Major tournaments make major players.
That has been a basic premise for many years, with the real greats of the game down the years historically associated with their performances at World Cups, European Championships and the like.
Maradona '86. Fontaine '58. Pele and the World Cup in general, in fact. There have been others; there will be more. Heading into the Brazil 2014 World Cup, a lot of the non-hosts-based talk was on the world's two best players, Lionel Messi and Cristiano Ronaldo, going into the finals at the peak of their form, at their prime age and ready to showcase their skills.
It didn't happen for Ronaldo: 22 shots, one goal, just the one win and Portugal have already gone home. Messi hasn't hit top gear but has dragged Argentina through the groups nonetheless.
But there is one more who has dominated build-up chatter and, pertinently, has delivered so far at the tournament: Brazil's golden boy Neymar, the man the host nation's hopes rest on and—somewhat like Messi—the man who has so far propelled his team through an unconvincing group stage.
Neymar encountered both praise and criticism during his debut season in La Liga with Barcelona, though, in truth, his move showed good mental strength and ambition, coming just 10 months before the World Cup itself.
Even by that point, he was already the go-to man for his nation, the player Felipe Scolari was building the assault around and a regular contributor to the score-sheet.
A good start to the campaign deteriorated somewhat as the season went on, but there was no doubt that Barcelona's stuttering season and the change of style contributed to that at least as much as Neymar's own form. Still, he has immense confidence in his own (equally immense) ability, and next year will see a new iteration of his club as Luis Enrique takes charge at Barça.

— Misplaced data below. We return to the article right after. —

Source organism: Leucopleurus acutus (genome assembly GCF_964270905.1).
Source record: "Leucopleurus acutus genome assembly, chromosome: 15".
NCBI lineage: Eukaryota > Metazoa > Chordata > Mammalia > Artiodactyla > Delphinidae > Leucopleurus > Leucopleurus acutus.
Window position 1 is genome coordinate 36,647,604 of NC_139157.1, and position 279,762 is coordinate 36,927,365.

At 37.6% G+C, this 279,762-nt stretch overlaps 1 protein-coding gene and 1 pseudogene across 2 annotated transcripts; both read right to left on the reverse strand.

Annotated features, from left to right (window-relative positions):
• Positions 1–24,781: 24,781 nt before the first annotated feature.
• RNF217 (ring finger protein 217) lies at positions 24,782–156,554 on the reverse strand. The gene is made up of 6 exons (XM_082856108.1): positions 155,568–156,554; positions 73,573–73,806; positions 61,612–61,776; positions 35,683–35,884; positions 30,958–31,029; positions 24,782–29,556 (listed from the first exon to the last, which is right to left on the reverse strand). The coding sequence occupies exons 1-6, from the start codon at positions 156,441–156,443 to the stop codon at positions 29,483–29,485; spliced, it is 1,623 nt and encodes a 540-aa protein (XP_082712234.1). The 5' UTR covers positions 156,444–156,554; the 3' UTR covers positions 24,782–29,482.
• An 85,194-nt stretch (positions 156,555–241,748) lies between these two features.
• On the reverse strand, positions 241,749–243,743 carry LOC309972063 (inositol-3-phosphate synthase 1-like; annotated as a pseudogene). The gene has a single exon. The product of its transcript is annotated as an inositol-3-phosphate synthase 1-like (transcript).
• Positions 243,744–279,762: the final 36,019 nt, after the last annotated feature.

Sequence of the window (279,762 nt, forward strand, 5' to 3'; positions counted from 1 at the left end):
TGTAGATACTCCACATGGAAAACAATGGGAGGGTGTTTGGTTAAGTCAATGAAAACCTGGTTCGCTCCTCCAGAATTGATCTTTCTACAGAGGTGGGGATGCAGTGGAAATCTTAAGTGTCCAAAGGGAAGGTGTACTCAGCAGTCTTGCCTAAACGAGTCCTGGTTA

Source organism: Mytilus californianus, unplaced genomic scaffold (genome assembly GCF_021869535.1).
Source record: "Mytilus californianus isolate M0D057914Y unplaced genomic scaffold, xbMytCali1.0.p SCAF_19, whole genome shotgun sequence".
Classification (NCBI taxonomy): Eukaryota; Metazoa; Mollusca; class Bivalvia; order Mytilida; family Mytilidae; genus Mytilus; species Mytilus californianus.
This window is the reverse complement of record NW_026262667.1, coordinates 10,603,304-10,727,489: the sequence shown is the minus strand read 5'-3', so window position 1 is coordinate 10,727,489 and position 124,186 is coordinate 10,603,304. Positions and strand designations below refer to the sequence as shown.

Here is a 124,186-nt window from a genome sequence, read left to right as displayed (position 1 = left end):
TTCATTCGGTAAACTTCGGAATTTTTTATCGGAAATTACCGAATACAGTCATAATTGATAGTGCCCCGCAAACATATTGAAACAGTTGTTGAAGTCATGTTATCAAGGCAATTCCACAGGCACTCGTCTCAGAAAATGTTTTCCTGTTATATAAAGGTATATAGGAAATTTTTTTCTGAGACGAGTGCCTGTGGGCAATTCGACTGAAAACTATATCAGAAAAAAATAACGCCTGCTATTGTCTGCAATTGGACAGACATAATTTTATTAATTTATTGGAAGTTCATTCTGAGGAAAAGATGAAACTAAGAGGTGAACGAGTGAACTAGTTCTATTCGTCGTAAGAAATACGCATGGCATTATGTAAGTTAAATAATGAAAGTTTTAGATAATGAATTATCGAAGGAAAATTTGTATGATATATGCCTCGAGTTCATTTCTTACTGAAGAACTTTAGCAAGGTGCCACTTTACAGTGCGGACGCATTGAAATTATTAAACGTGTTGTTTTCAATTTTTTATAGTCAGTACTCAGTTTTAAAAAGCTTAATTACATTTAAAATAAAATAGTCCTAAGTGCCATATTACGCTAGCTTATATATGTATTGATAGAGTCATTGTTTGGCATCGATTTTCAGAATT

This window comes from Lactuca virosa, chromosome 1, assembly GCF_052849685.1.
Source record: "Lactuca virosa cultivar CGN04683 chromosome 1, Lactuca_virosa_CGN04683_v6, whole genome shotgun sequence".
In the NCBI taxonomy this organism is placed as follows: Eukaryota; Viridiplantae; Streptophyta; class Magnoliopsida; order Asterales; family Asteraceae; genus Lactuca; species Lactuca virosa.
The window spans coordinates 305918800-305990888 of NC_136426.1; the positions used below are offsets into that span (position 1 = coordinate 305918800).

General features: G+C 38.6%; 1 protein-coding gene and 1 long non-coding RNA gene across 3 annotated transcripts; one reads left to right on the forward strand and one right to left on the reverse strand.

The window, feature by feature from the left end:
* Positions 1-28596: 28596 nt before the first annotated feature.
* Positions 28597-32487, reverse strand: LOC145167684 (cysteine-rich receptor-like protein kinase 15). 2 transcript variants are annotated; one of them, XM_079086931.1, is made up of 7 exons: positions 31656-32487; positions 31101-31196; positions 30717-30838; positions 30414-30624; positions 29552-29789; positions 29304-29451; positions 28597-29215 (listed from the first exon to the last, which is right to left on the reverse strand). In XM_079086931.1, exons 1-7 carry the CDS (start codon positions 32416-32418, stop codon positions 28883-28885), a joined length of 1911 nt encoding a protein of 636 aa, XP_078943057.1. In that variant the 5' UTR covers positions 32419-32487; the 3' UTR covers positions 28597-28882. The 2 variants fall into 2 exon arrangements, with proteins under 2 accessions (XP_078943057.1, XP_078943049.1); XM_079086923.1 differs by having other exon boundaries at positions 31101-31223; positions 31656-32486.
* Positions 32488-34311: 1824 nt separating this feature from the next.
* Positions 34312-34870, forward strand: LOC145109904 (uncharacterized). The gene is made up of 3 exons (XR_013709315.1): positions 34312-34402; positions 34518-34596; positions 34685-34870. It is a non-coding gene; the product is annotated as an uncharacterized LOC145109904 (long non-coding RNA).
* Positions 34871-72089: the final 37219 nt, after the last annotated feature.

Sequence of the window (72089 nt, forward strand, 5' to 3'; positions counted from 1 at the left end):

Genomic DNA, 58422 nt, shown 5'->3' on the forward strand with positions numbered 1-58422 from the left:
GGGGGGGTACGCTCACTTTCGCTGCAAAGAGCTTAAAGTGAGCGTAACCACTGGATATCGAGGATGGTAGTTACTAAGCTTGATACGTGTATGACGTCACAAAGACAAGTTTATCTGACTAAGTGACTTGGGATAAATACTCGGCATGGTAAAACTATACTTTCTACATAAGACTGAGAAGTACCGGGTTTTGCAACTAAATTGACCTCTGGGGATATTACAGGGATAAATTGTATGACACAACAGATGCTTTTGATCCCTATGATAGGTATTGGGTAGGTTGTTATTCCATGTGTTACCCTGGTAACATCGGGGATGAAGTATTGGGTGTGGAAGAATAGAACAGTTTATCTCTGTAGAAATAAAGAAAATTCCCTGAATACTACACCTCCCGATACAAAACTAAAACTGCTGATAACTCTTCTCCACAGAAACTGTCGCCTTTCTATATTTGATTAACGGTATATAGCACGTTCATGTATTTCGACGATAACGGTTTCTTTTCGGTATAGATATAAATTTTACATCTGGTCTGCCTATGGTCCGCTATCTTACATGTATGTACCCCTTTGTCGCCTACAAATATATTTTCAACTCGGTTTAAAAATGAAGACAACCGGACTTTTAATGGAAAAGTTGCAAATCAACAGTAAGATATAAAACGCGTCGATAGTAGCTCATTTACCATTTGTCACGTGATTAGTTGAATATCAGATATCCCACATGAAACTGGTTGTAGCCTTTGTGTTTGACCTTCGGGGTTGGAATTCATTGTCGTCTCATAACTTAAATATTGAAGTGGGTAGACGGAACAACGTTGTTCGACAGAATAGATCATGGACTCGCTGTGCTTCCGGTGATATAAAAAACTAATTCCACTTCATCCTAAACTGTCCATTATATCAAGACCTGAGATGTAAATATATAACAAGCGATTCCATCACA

The World Cup, then, is Neymar's stage to leapfrog back into the front-runners to claim themselves as the world's best, with the tournament being the biggest stage of all.
His start to the 2014 finals has been very good, if a little shy of electric. A little luck and a lot of repeated efforts have yielded him four goals in just the three group stage games, despite some erratic and downright poor performances from the supporting act of his team-mates.
DID YOU KNOW? - Neymar is the youngest player in Brazil's history, to have scored 4 goals at the FIFA World Cup group stage phase.— Seleção Brasileira (@BrazilStats) June 24, 2014
The suspicion is that Brazil might improve—they will need to, to reach their objective of winning on home soil—as the tournament goes on.
If the supply line improves, so too will Neymar's goal count. If Brazil can indeed go on to win the World Cup, in front of their fans, Neymar will be central to everything that happens.
He'll be a national hero, a football folklore name alongside those of yesteryear and a big candidate for the Player of the Year award once more when the end of 2014 rolls along if he can take his international form back to Barcelona.
Neymar has all the tools to become one of the world's very best, not just the top 10 or 20 where he could be placed now, but have people argue for his side the way they do now with Ronaldo and Messi.
The World Cup is Neymar's stage, and only he can use it to propel himself toward that title of the world's greatest.